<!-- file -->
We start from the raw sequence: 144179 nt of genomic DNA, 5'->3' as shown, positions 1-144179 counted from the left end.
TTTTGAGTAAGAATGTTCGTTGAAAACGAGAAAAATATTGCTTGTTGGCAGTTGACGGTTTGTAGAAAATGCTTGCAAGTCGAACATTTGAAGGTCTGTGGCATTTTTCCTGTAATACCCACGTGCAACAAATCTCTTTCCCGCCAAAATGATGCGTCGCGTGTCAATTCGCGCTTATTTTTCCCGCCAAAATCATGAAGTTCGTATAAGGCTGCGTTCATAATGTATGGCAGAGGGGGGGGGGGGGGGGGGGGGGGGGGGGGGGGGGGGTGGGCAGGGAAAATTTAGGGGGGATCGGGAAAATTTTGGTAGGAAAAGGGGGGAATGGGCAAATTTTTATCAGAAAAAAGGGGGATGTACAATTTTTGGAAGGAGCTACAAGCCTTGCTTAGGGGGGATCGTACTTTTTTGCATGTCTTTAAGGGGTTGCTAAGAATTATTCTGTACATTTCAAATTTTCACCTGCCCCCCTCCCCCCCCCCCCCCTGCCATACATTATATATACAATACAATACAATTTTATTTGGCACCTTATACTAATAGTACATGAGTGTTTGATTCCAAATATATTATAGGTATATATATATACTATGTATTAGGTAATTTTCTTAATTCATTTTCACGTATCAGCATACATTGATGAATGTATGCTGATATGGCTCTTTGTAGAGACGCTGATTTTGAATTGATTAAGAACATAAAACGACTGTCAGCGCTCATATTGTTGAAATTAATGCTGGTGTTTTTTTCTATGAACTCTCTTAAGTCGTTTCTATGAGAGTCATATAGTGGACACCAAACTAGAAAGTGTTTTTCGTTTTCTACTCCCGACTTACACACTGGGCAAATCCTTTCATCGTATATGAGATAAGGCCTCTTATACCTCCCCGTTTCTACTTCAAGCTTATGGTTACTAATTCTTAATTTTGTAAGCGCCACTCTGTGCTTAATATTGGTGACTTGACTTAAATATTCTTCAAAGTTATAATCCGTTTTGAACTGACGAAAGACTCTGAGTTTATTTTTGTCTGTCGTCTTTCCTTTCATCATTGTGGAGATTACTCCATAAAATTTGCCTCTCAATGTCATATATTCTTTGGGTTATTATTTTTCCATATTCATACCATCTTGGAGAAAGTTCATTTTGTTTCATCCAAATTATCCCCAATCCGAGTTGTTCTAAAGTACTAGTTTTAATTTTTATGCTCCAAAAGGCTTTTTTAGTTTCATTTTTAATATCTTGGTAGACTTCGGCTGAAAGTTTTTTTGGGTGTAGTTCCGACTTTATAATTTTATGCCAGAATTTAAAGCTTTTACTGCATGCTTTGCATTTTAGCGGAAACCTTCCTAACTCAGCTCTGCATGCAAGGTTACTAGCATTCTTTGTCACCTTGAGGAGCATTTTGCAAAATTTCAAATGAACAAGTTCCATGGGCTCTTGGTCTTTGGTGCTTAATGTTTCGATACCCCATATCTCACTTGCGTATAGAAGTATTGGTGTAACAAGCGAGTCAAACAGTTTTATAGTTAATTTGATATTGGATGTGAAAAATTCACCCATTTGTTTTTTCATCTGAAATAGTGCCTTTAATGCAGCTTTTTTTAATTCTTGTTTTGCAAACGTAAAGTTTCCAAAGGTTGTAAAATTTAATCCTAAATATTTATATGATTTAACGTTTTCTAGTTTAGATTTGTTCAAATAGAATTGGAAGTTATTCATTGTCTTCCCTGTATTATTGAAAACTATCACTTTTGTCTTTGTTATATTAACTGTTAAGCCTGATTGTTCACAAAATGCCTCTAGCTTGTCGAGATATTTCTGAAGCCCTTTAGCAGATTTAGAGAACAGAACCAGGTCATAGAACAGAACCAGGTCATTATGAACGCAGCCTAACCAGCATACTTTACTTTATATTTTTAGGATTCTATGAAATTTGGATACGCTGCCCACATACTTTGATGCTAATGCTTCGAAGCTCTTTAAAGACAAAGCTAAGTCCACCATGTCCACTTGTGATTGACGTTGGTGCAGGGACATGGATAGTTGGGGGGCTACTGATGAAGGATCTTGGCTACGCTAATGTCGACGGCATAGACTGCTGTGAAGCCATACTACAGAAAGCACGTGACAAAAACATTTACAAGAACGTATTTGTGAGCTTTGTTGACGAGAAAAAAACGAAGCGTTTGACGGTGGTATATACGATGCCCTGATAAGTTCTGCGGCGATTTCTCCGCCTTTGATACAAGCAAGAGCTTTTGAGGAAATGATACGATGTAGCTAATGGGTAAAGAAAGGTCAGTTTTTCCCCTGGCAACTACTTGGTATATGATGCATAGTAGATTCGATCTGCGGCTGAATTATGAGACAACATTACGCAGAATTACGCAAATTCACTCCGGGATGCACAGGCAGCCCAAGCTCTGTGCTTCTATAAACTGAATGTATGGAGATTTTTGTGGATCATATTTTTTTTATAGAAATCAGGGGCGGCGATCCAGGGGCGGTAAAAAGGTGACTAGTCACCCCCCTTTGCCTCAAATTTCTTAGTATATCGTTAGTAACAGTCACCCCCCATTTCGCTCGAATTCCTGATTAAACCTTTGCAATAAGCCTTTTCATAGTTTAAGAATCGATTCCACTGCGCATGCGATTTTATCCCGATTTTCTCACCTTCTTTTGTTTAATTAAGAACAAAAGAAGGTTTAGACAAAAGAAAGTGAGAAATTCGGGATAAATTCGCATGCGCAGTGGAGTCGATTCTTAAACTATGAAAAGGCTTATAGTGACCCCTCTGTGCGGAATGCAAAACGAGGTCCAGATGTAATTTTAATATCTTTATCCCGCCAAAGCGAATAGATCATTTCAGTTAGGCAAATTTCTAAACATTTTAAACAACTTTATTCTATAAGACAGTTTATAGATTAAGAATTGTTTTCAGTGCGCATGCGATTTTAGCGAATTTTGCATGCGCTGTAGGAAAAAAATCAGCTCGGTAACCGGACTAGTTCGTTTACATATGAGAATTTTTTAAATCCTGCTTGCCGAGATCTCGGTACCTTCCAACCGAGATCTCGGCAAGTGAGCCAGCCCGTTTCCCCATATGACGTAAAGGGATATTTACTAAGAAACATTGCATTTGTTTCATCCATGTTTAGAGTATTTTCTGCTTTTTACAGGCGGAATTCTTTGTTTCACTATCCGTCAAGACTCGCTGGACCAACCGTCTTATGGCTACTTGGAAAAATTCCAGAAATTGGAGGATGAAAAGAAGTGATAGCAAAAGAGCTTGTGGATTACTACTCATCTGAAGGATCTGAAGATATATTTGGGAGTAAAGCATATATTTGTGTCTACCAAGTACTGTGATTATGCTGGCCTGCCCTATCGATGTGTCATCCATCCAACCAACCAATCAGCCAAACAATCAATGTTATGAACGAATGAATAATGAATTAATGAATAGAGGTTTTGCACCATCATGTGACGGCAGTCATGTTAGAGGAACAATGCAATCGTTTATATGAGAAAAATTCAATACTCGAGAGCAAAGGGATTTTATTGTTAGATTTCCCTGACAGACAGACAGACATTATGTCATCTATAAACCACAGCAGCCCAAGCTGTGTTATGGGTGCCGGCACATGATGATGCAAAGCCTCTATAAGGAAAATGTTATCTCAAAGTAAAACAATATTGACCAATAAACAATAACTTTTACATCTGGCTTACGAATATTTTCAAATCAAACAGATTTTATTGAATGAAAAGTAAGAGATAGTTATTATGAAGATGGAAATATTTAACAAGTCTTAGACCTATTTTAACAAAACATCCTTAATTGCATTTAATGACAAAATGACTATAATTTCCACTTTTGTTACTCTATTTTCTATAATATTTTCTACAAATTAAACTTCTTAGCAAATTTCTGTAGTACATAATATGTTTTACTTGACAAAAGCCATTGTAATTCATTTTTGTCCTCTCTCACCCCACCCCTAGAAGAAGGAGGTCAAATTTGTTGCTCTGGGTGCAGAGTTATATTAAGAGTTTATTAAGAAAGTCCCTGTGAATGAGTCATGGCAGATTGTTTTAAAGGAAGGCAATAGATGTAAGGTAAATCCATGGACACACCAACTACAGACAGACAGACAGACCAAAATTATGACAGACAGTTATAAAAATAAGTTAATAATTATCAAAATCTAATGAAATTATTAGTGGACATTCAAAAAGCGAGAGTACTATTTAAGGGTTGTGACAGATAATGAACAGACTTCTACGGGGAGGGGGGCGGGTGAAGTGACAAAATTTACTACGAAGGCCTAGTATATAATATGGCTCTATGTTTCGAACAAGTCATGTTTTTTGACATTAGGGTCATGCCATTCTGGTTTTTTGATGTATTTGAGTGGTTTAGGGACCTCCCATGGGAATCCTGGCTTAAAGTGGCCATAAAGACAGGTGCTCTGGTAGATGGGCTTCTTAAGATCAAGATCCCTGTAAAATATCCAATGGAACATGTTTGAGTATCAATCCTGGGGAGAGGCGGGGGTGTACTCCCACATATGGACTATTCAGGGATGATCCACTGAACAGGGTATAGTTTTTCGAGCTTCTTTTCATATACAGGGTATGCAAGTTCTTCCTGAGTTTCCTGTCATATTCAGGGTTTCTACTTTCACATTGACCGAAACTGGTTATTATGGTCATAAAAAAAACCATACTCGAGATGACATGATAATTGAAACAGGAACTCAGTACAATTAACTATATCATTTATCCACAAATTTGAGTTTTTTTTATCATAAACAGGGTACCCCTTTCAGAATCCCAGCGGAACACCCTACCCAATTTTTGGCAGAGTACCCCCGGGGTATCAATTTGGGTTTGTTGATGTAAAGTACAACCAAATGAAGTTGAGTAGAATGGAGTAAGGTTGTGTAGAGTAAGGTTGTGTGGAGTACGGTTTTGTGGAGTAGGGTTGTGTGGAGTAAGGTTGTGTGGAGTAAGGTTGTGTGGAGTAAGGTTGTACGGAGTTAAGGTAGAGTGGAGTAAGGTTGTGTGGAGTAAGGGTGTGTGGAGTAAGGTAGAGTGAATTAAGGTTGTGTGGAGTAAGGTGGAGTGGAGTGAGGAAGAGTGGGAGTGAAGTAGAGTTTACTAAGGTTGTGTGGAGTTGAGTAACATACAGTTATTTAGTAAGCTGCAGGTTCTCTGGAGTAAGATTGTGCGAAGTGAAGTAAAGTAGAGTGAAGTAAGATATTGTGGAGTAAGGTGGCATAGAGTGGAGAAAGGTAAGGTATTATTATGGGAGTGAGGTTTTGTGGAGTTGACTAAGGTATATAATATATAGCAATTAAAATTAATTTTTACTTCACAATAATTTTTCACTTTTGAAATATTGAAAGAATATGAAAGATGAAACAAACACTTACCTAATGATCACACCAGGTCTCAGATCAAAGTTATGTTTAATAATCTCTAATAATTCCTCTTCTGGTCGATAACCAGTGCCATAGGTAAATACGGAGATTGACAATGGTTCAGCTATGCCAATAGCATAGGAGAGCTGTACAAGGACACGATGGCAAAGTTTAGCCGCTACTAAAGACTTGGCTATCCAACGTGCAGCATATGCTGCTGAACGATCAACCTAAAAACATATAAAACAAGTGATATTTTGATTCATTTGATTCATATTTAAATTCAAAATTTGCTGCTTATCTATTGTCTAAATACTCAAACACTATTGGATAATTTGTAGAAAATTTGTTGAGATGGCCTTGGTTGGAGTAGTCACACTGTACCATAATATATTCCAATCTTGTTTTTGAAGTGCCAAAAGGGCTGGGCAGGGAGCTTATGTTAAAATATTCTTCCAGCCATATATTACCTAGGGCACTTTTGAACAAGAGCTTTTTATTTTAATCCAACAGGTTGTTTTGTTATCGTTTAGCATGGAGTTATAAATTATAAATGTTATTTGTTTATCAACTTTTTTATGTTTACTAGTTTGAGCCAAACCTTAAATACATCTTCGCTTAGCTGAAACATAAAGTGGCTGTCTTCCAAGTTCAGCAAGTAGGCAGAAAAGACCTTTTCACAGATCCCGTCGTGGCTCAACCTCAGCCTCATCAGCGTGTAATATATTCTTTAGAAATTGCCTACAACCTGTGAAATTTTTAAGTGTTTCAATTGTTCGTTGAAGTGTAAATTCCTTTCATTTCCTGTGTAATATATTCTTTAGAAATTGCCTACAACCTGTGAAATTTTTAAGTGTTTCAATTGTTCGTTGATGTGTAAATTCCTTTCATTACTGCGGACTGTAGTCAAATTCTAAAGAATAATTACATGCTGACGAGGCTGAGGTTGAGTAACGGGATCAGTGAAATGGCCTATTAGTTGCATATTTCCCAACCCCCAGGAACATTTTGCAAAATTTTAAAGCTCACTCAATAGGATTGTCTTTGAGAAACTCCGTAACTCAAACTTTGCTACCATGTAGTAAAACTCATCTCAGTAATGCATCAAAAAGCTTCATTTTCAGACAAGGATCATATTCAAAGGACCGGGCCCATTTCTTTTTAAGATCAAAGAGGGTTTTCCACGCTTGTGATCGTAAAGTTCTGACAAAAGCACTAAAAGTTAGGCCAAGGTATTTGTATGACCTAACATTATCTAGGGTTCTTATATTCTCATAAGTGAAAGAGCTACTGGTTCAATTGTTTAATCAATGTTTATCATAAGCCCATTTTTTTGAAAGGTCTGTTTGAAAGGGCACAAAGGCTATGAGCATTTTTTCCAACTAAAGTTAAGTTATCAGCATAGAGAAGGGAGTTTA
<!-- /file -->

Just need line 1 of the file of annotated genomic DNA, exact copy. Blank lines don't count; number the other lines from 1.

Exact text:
We start from the raw sequence: 144179 nt of genomic DNA, 5'->3' as shown, positions 1-144179 counted from the left end.